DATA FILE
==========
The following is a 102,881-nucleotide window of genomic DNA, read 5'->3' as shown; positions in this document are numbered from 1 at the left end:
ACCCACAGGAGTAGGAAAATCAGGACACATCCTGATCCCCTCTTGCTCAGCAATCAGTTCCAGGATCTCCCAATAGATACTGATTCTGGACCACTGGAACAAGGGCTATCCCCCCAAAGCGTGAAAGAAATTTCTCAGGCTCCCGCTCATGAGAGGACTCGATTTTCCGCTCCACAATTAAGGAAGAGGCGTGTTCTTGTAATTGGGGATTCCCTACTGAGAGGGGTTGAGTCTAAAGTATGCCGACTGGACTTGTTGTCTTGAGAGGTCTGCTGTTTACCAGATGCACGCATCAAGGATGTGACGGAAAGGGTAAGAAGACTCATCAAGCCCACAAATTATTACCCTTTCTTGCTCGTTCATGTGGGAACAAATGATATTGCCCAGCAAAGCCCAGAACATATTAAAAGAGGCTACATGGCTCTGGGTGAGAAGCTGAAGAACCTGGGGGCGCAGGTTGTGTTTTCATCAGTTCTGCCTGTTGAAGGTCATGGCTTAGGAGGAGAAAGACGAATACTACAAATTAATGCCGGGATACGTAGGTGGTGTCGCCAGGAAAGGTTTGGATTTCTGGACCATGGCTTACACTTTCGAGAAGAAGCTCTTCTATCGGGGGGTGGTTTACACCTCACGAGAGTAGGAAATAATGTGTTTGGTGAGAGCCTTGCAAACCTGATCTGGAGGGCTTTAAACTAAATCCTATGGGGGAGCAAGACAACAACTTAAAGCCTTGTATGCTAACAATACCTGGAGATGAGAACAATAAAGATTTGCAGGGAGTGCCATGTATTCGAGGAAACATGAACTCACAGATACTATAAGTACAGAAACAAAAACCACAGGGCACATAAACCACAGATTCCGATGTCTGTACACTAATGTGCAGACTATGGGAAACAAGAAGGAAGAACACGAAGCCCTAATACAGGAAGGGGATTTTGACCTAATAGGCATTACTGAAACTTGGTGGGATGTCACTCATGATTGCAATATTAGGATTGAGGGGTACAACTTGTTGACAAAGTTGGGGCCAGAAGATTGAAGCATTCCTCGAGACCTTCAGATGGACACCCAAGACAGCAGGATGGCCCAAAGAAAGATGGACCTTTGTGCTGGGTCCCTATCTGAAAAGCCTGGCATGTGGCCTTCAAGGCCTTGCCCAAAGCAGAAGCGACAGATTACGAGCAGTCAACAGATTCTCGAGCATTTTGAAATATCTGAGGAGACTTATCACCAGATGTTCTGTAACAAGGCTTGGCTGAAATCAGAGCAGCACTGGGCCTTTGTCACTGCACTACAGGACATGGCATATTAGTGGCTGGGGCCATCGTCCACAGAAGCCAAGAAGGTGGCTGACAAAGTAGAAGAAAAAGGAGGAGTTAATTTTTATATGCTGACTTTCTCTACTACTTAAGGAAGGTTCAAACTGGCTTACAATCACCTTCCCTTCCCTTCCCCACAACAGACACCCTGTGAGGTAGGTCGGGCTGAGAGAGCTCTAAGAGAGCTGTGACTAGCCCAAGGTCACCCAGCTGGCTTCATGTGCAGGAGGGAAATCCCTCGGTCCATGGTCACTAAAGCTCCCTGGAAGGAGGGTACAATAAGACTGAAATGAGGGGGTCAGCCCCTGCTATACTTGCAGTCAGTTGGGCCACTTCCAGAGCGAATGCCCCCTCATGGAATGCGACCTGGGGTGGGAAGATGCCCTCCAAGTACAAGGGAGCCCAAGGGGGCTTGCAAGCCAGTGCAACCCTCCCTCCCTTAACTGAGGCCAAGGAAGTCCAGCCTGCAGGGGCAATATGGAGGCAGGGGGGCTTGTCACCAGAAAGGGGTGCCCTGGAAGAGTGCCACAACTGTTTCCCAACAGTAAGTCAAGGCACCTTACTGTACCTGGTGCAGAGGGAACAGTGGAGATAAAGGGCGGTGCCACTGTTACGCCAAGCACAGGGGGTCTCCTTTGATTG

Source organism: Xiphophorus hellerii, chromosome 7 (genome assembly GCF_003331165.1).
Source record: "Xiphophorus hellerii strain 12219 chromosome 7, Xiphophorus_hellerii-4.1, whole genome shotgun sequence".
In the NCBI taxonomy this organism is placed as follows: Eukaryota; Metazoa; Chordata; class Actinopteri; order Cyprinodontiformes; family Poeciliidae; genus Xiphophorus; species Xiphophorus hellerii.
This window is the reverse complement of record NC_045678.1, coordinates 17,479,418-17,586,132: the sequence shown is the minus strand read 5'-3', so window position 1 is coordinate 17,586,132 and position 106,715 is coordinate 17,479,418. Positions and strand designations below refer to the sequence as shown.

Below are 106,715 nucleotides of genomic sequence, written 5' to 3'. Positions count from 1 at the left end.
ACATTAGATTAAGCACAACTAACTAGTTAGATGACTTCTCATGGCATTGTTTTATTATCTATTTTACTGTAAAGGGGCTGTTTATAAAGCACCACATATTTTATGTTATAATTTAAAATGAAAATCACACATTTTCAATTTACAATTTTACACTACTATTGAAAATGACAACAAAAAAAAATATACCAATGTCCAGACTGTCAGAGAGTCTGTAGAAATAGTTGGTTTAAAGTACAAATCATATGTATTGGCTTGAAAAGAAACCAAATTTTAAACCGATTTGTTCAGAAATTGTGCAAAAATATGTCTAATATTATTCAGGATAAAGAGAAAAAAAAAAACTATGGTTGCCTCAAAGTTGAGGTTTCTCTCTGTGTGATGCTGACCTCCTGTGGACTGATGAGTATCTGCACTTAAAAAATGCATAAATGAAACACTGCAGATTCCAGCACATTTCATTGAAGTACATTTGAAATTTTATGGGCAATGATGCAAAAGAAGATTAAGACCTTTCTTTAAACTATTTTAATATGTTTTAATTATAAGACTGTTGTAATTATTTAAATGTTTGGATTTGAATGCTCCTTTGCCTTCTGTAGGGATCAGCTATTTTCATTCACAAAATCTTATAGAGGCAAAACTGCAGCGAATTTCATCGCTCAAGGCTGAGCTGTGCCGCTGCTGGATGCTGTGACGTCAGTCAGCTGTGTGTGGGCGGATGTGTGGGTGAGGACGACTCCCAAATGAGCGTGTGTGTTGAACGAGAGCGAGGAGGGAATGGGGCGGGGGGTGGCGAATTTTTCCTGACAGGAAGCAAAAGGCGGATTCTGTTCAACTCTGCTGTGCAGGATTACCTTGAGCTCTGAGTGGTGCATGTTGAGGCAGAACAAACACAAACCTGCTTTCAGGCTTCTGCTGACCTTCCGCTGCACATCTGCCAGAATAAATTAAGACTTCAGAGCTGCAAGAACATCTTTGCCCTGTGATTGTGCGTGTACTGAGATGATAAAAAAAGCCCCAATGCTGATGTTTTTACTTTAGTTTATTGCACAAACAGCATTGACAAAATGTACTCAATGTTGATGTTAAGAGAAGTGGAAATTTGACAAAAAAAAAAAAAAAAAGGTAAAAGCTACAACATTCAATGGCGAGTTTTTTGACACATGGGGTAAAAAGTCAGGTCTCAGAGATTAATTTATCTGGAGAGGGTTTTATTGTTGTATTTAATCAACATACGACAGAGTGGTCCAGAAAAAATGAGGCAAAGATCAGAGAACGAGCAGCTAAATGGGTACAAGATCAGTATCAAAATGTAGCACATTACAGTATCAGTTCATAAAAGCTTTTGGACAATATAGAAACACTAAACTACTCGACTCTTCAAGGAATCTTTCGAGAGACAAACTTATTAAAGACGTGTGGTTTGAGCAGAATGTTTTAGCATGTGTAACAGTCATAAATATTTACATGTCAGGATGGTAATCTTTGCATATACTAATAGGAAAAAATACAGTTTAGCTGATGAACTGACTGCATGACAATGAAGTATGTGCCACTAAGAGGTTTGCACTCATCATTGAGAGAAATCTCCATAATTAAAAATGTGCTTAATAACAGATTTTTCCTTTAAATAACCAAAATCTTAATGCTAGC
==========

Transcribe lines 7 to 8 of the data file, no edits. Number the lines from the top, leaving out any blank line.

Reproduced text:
Below are 106,715 nucleotides of genomic sequence, written 5' to 3'. Positions count from 1 at the left end.
ACATTAGATTAAGCACAACTAACTAGTTAGATGACTTCTCATGGCATTGTTTTATTATCTATTTTACTGTAAAGGGGCTGTTTATAAAGCACCACATATTTTATGTTATAATTTAAAATGAAAATCACACATTTTCAATTTACAATTTTACACTACTATTGAAAATGACAACAAAAAAAAATATACCAATGTCCAGACTGTCAGAGAGTCTGTAGAAATAGTTGGTTTAAAGTACAAATCATATGTATTGGCTTGAAAAGAAACCAAATTTTAAACCGATTTGTTCAGAAATTGTGCAAAAATATGTCTAATATTATTCAGGATAAAGAGAAAAAAAAAAACTATGGTTGCCTCAAAGTTGAGGTTTCTCTCTGTGTGATGCTGACCTCCTGTGGACTGATGAGTATCTGCACTTAAAAAATGCATAAATGAAACACTGCAGATTCCAGCACATTTCATTGAAGTACATTTGAAATTTTATGGGCAATGATGCAAAAGAAGATTAAGACCTTTCTTTAAACTATTTTAATATGTTTTAATTATAAGACTGTTGTAATTATTTAAATGTTTGGATTTGAATGCTCCTTTGCCTTCTGTAGGGATCAGCTATTTTCATTCACAAAATCTTATAGAGGCAAAACTGCAGCGAATTTCATCGCTCAAGGCTGAGCTGTGCCGCTGCTGGATGCTGTGACGTCAGTCAGCTGTGTGTGGGCGGATGTGTGGGTGAGGACGACTCCCAAATGAGCGTGTGTGTTGAACGAGAGCGAGGAGGGAATGGGGCGGGGGGTGGCGAATTTTTCCTGACAGGAAGCAAAAGGCGGATTCTGTTCAACTCTGCTGTGCAGGATTACCTTGAGCTCTGAGTGGTGCATGTTGAGGCAGAACAAACACAAACCTGCTTTCAGGCTTCTGCTGACCTTCCGCTGCACATCTGCCAGAATAAATTAAGACTTCAGAGCTGCAAGAACATCTTTGCCCTGTGATTGTGCGTGTACTGAGATGATAAAAAAAGCCCCAATGCTGATGTTTTTACTTTAGTTTATTGCACAAACAGCATTGACAAAATGTACTCAATGTTGATGTTAAGAGAAGTGGAAATTTGACAAAAAAAAAAAAAAAAAGGTAAAAGCTACAACATTCAATGGCGAGTTTTTTGACACATGGGGTAAAAAGTCAGGTCTCAGAGATTAATTTATCTGGAGAGGGTTTTATTGTTGTATTTAATCAACATACGACAGAGTGGTCCAGAAAAAATGAGGCAAAGATCAGAGAACGAGCAGCTAAATGGGTACAAGATCAGTATCAAAATGTAGCACATTACAGTATCAGTTCATAAAAGCTTTTGGACAATATAGAAACACTAAACTACTCGACTCTTCAAGGAATCTTTCGAGAGACAAACTTATTAAAGACGTGTGGTTTGAGCAGAATGTTTTAGCATGTGTAACAGTCATAAATATTTACATGTCAGGATGGTAATCTTTGCATATACTAATAGGAAAAAATACAGTTTAGCTGATGAACTGACTGCATGACAATGAAGTATGTGCCACTAAGAGGTTTGCACTCATCATTGAGAGAAATCTCCATAATTAAAAATGTGCTTAATAACAGATTTTTCCTTTAAATAACCAAAATCTTAATGCTAGC